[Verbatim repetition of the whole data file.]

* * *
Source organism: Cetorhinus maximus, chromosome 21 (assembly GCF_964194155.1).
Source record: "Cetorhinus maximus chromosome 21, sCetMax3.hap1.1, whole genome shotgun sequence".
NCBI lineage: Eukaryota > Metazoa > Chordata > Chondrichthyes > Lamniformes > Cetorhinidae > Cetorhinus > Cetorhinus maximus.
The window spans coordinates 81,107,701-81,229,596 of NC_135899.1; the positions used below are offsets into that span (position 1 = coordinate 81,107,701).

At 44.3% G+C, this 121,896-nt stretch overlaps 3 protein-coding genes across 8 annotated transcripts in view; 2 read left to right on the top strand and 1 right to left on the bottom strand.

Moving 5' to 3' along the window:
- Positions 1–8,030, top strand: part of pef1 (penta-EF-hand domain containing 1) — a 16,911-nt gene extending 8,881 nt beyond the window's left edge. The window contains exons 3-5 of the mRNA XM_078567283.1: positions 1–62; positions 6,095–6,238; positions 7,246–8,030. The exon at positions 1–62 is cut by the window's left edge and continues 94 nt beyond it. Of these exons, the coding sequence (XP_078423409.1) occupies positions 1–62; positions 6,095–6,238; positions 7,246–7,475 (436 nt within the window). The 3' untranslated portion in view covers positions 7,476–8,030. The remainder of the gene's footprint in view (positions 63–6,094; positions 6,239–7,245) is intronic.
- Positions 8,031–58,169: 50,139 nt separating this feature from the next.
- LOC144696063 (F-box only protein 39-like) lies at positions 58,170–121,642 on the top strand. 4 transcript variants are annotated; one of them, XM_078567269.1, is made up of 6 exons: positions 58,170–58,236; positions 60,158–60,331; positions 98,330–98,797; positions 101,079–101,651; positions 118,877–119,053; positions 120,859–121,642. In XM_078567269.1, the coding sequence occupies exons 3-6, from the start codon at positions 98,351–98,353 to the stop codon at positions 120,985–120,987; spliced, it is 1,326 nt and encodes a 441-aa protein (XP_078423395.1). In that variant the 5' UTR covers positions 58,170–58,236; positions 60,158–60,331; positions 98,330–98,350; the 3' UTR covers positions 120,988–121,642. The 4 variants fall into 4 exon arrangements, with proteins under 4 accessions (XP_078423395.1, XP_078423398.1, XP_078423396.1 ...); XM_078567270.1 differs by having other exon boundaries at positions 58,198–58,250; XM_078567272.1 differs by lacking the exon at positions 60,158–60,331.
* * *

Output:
Source organism: Cetorhinus maximus, chromosome 21 (assembly GCF_964194155.1).
Source record: "Cetorhinus maximus chromosome 21, sCetMax3.hap1.1, whole genome shotgun sequence".
NCBI lineage: Eukaryota > Metazoa > Chordata > Chondrichthyes > Lamniformes > Cetorhinidae > Cetorhinus > Cetorhinus maximus.
The window spans coordinates 81,107,701-81,229,596 of NC_135899.1; the positions used below are offsets into that span (position 1 = coordinate 81,107,701).

At 44.3% G+C, this 121,896-nt stretch overlaps 3 protein-coding genes across 8 annotated transcripts in view; 2 read left to right on the top strand and 1 right to left on the bottom strand.

Moving 5' to 3' along the window:
- Positions 1–8,030, top strand: part of pef1 (penta-EF-hand domain containing 1) — a 16,911-nt gene extending 8,881 nt beyond the window's left edge. The window contains exons 3-5 of the mRNA XM_078567283.1: positions 1–62; positions 6,095–6,238; positions 7,246–8,030. The exon at positions 1–62 is cut by the window's left edge and continues 94 nt beyond it. Of these exons, the coding sequence (XP_078423409.1) occupies positions 1–62; positions 6,095–6,238; positions 7,246–7,475 (436 nt within the window). The 3' untranslated portion in view covers positions 7,476–8,030. The remainder of the gene's footprint in view (positions 63–6,094; positions 6,239–7,245) is intronic.
- Positions 8,031–58,169: 50,139 nt separating this feature from the next.
- LOC144696063 (F-box only protein 39-like) lies at positions 58,170–121,642 on the top strand. 4 transcript variants are annotated; one of them, XM_078567269.1, is made up of 6 exons: positions 58,170–58,236; positions 60,158–60,331; positions 98,330–98,797; positions 101,079–101,651; positions 118,877–119,053; positions 120,859–121,642. In XM_078567269.1, the coding sequence occupies exons 3-6, from the start codon at positions 98,351–98,353 to the stop codon at positions 120,985–120,987; spliced, it is 1,326 nt and encodes a 441-aa protein (XP_078423395.1). In that variant the 5' UTR covers positions 58,170–58,236; positions 60,158–60,331; positions 98,330–98,350; the 3' UTR covers positions 120,988–121,642. The 4 variants fall into 4 exon arrangements, with proteins under 4 accessions (XP_078423395.1, XP_078423398.1, XP_078423396.1 ...); XM_078567270.1 differs by having other exon boundaries at positions 58,198–58,250; XM_078567272.1 differs by lacking the exon at positions 60,158–60,331.